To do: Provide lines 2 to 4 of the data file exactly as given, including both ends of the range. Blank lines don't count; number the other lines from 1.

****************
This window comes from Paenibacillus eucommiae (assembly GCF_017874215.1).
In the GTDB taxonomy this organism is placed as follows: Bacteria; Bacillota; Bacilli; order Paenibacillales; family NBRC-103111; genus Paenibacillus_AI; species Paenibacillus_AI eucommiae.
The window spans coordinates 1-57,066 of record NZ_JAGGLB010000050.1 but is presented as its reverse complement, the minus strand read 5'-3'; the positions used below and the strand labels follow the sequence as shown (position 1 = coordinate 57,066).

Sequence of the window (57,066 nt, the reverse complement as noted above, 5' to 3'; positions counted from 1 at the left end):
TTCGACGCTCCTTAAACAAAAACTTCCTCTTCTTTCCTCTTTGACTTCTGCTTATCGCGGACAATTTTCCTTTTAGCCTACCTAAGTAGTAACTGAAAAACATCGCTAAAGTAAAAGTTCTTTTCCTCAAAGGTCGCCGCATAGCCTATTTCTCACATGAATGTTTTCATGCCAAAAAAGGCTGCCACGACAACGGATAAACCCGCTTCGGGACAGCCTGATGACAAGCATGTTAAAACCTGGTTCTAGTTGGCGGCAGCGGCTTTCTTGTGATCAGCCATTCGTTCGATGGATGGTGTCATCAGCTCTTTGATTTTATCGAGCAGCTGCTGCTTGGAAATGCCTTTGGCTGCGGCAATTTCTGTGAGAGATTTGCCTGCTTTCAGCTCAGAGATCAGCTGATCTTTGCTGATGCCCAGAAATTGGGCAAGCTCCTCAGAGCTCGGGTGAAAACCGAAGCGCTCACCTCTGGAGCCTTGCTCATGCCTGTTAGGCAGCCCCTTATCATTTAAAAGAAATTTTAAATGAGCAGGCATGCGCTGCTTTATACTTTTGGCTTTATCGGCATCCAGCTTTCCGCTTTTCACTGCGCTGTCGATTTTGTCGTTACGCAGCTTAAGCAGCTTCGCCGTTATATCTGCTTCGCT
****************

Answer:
In the GTDB taxonomy this organism is placed as follows: Bacteria; Bacillota; Bacilli; order Paenibacillales; family NBRC-103111; genus Paenibacillus_AI; species Paenibacillus_AI eucommiae.
The window spans coordinates 1-57,066 of record NZ_JAGGLB010000050.1 but is presented as its reverse complement, the minus strand read 5'-3'; the positions used below and the strand labels follow the sequence as shown (position 1 = coordinate 57,066).

Sequence of the window (57,066 nt, the reverse complement as noted above, 5' to 3'; positions counted from 1 at the left end):